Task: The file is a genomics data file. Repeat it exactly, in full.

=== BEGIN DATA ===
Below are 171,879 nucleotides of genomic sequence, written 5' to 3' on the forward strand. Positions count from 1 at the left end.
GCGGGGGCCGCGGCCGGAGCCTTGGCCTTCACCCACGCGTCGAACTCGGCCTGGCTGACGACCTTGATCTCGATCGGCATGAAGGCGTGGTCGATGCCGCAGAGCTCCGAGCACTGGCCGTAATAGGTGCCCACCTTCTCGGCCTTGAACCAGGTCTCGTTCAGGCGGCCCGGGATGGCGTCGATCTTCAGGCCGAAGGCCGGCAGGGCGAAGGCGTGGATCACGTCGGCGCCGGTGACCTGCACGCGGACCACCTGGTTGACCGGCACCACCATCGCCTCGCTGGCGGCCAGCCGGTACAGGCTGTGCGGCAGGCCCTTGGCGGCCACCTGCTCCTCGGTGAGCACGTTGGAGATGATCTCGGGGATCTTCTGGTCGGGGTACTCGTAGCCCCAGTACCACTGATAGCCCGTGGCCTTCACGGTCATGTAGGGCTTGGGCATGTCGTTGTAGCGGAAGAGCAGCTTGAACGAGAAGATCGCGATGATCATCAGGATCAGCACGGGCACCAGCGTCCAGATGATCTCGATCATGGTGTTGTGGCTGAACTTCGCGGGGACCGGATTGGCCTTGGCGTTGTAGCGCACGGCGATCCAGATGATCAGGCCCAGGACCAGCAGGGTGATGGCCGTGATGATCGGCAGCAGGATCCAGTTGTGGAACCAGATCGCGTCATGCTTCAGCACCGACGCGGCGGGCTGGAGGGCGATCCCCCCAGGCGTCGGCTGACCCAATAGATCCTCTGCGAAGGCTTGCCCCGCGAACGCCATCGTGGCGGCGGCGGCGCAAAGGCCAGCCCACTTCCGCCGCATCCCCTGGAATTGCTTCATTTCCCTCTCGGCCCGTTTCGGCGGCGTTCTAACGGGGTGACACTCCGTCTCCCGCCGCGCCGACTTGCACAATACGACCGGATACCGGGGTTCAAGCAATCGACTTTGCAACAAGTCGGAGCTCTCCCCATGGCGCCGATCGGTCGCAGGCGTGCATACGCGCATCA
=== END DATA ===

Below are 171,879 nucleotides of genomic sequence, written 5' to 3' on the forward strand. Positions count from 1 at the left end.
GCGGGGGCCGCGGCCGGAGCCTTGGCCTTCACCCACGCGTCGAACTCGGCCTGGCTGACGACCTTGATCTCGATCGGCATGAAGGCGTGGTCGATGCCGCAGAGCTCCGAGCACTGGCCGTAATAGGTGCCCACCTTCTCGGCCTTGAACCAGGTCTCGTTCAGGCGGCCCGGGATGGCGTCGATCTTCAGGCCGAAGGCCGGCAGGGCGAAGGCGTGGATCACGTCGGCGCCGGTGACCTGCACGCGGACCACCTGGTTGACCGGCACCACCATCGCCTCGCTGGCGGCCAGCCGGTACAGGCTGTGCGGCAGGCCCTTGGCGGCCACCTGCTCCTCGGTGAGCACGTTGGAGATGATCTCGGGGATCTTCTGGTCGGGGTACTCGTAGCCCCAGTACCACTGATAGCCCGTGGCCTTCACGGTCATGTAGGGCTTGGGCATGTCGTTGTAGCGGAAGAGCAGCTTGAACGAGAAGATCGCGATGATCATCAGGATCAGCACGGGCACCAGCGTCCAGATGATCTCGATCATGGTGTTGTGGCTGAACTTCGCGGGGACCGGATTGGCCTTGGCGTTGTAGCGCACGGCGATCCAGATGATCAGGCCCAGGACCAGCAGGGTGATGGCCGTGATGATCGGCAGCAGGATCCAGTTGTGGAACCAGATCGCGTCATGCTTCAGCACCGACGCGGCGGGCTGGAGGGCGATCCCCCCAGGCGTCGGCTGACCCAATAGATCCTCTGCGAAGGCTTGCCCCGCGAACGCCATCGTGGCGGCGGCGGCGCAAAGGCCAGCCCACTTCCGCCGCATCCCCTGGAATTGCTTCATTTCCCTCTCGGCCCGTTTCGGCGGCGTTCTAACGGGGTGACACTCCGTCTCCCGCCGCGCCGACTTGCACAATACGACCGGATACCGGGGTTCAAGCAATCGACTTTGCAACAAGTCGGAGCTCTCCCCATGGCGCCGATCGGTCGCAGGCGTGCATACGCGCATCA